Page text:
Fabio Schvartsman was supposed to be the fresh face that would help Vale, the world’s biggest iron-ore miner, advance the company after a 2015 dam collapse. Instead, the 65-year-old is facing homicide charges after the company’s latest deadly disaster. While he knew little of mining and metals, Schvartsman had more than doubled the shares at Klabin, Brazil’s largest paper producer, where he secured financing to roll out low-cost projects and gained a reputation for cost efficiency. He was named to lead Vale in May 2017, just as it brought the industry’s largest new project online, boosting both production and profit. Now, two-and-a-half years later, Schvartsman -- who left the top post in March -- stands accused of 270 counts of homicide as a result of a second dam collapse. He’s charged with knowing ahead of time of safety issues at the massive Brumadinho tailings dam and helping hide them prior to the deadliest such event in Brazil’s history. Ironically, Schvartsman began his role as the Vale CEO with a vow never to allow a repeat of the 2015 disaster. Now, he’s awaiting a judge’s decision on the state charges he faces, and is facing the possibility of federal charges ahead.
Less than a month into 2020, South African companies have already announced thousands of job cuts. In a country where a third of the labour force is already unemployed, this will put even more strain on demand and economic growth. Almost 8 000 jobs are at risk as companies including Telkom, the country’s largest fixed-line operator, and Walmart’s local unit Massmart Holdings plan to reduce their headcount after slumps in earnings. That’s after Sibanye-Stillwater cut positions at its Marikana operations as part of restructuring plans and Glencore issued a notice of possible reductions at its Rustenburg ferrochrome smelter.
Ghana is delaying the sale of $750-million of shares in a gold mining fund as the government reviews the rules and processes that dictate mineral royalty payments, according to people familiar with the matter. The West African nation initially prepared to hold the public offering this month, but has postponed the plan until March, said the people, who asked not to be identified because they’re not authorized to speak publicly about the matter. The fund will be structured to receive royalties and pay dividends from these inflows, prompting the government to reassess whether its systems are sufficiently robust to secure all income due, they said.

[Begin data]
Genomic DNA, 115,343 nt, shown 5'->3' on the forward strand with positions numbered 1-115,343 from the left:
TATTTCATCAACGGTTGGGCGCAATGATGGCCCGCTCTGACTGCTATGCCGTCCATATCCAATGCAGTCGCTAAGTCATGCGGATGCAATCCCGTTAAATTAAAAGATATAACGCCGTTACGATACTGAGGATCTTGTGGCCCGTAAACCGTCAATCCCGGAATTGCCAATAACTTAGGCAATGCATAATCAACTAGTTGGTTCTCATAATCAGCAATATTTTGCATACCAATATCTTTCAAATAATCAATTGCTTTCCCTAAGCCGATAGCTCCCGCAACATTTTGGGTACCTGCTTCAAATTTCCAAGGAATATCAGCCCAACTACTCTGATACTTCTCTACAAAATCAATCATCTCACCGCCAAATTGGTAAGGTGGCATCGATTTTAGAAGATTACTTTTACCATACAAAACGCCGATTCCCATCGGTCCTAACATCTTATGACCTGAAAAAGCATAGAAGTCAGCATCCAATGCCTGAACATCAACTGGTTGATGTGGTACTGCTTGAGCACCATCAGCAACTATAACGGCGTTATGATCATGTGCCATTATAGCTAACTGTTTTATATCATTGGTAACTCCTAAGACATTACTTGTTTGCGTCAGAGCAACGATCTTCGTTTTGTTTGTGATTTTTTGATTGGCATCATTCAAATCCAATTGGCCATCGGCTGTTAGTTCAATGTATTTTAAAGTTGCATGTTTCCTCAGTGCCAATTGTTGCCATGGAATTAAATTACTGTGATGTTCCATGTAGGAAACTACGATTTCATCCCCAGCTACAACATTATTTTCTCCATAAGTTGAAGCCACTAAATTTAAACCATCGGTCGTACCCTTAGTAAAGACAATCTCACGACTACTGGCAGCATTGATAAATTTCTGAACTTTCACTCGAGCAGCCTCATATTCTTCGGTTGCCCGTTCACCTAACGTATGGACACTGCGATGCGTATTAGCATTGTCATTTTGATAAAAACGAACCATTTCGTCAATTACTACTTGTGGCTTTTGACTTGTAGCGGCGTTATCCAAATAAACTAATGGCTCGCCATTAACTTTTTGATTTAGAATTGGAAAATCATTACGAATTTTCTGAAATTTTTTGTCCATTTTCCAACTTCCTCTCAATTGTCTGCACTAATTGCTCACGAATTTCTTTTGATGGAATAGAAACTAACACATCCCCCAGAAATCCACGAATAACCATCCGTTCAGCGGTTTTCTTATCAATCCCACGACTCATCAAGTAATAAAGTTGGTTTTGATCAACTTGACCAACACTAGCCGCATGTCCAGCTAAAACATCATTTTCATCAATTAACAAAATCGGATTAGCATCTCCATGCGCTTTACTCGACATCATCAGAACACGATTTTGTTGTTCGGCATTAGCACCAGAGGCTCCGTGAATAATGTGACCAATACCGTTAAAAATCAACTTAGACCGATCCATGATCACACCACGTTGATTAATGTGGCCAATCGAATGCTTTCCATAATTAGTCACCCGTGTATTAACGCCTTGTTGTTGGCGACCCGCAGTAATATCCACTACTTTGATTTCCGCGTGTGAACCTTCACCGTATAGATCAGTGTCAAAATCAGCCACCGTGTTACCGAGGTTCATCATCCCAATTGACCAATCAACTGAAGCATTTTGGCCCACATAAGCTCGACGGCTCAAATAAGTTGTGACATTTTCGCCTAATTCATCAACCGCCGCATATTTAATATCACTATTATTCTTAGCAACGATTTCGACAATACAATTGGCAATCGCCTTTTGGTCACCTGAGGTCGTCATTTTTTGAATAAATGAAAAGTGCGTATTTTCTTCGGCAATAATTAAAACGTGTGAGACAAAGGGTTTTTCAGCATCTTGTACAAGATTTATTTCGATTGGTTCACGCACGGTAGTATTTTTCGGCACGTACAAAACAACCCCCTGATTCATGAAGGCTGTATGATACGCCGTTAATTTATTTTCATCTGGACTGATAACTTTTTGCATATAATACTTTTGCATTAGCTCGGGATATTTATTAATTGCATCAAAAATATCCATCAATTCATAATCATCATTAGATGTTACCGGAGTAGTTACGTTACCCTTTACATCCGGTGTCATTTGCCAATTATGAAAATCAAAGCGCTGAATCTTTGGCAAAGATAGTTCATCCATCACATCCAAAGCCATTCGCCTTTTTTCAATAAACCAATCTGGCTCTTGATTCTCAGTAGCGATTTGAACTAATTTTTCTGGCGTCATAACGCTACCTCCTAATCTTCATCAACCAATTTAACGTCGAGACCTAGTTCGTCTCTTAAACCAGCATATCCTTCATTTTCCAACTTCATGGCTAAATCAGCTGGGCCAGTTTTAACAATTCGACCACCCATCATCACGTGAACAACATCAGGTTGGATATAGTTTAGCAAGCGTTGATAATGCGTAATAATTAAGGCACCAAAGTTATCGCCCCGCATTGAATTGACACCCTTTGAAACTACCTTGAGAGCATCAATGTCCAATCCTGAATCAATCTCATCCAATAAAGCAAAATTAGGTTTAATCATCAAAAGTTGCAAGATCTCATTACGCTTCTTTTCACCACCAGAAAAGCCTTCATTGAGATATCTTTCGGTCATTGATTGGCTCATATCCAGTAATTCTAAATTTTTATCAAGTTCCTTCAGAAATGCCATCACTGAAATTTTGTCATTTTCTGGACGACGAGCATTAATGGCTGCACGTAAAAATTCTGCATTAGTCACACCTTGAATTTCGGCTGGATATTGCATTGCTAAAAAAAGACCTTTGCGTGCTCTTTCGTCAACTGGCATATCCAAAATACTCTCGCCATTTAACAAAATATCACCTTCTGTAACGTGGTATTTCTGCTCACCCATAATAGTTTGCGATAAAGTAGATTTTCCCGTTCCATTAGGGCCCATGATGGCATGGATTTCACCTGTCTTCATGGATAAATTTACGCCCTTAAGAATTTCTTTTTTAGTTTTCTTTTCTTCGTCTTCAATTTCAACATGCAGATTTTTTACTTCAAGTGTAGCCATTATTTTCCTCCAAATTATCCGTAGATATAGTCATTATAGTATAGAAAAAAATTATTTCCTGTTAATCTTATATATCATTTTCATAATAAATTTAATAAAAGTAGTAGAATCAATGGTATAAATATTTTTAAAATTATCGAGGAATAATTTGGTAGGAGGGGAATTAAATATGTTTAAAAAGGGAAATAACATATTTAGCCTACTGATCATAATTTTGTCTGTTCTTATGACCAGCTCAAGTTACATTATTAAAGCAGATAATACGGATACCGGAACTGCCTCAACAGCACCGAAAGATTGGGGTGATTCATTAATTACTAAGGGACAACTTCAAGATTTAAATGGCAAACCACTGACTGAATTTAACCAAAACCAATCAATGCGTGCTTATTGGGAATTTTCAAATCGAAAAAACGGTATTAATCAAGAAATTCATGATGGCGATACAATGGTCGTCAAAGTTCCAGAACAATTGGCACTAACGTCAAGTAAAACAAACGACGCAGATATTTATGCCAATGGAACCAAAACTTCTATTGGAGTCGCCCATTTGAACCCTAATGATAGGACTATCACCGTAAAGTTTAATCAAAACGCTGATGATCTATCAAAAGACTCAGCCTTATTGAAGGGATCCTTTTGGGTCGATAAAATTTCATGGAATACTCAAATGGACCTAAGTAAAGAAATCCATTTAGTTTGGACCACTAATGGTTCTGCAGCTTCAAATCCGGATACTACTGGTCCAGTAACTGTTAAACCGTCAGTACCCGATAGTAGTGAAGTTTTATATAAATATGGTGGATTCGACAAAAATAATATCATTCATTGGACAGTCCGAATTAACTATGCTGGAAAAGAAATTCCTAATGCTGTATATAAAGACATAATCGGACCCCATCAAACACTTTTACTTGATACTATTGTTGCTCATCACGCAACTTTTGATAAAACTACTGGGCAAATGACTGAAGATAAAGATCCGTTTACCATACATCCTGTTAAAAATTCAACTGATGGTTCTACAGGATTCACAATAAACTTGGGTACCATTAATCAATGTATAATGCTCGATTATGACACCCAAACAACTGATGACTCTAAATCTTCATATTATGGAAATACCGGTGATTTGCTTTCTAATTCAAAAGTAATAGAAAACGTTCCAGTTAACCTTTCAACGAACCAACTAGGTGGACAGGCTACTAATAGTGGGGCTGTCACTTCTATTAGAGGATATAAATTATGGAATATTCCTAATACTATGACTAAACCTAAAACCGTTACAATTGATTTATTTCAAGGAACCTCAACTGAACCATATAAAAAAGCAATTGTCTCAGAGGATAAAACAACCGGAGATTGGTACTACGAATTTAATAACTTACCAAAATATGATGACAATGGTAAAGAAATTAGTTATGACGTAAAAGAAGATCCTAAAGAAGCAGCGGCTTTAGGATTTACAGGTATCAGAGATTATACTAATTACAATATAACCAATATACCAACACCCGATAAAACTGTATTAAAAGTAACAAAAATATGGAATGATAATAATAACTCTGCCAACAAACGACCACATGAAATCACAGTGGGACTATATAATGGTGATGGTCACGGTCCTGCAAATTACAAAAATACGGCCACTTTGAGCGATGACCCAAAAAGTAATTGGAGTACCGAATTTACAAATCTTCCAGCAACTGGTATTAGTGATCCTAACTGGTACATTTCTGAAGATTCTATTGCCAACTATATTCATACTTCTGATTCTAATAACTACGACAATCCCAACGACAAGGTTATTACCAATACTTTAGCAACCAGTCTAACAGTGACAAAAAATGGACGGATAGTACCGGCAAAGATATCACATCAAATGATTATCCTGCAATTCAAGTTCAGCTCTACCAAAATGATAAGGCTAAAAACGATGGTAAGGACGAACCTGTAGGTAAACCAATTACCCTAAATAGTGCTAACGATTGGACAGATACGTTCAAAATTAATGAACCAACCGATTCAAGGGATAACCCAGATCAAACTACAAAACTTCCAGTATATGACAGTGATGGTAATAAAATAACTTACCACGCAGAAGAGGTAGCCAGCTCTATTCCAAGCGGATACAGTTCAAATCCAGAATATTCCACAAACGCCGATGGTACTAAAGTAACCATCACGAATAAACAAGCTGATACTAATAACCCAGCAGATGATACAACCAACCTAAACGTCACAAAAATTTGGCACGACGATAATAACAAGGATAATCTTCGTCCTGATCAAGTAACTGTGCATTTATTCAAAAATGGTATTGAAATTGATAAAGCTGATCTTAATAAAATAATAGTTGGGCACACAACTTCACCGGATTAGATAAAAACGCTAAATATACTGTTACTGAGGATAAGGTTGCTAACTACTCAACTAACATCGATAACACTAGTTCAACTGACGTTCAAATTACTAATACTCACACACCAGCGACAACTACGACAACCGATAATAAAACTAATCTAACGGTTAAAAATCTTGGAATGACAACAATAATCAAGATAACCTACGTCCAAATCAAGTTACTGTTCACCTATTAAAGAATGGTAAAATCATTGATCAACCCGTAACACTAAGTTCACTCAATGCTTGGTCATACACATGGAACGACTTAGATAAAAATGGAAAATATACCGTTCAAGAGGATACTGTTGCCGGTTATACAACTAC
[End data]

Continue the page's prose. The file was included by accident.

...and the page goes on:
Vale was dealt back-to-back blows on Tuesday as Brazilian officials announced criminal charges including for homicide in the wake of last year’s deadly dam collapse, while a prosecutor indicated additional output cuts may be on the horizon. Former CEO Fabio Schvartsman was charged with 270 counts of homicide, and the world’s largest iron ore miner and a contractor, TUV SUD, were accused of environmental crimes. Minas Gerais state prosecutors allege that the 65-year-old executive, who was at the helm when the Brumadinho disaster unleashed a deluge of sludge that buried a small town, knew about the risks, but made false statements and hid information to protect the company’s share price. “Fabio Schvartsman acted directly to create corporate incentives, not to avoid risks, but to channel efforts into protecting Vale’s market value,” William Coelho, a state prosecutor, told reporters in Minas Gerais. Schvartsman took over in 2017, a little less than two years after the Mariana tailings dam collapsed in a separate accident, killing 19. “He entered the role with the slogan ‘Mariana Never Again,’ but it was a false slogan.”
Sasol is still assessing the damage from an explosion and fire at its Lake Charles plant in Louisiana a week after the incident. The explosion at the low-density polyethylene unit at Lake Charles on January 13 could be heard across southwest Louisiana and blew the hurricane doors off a fire department building located next to the plant, according to local broadcaster KPLC. The unit – one of two large polymers plants – is a key part of Lake Charles’ operations.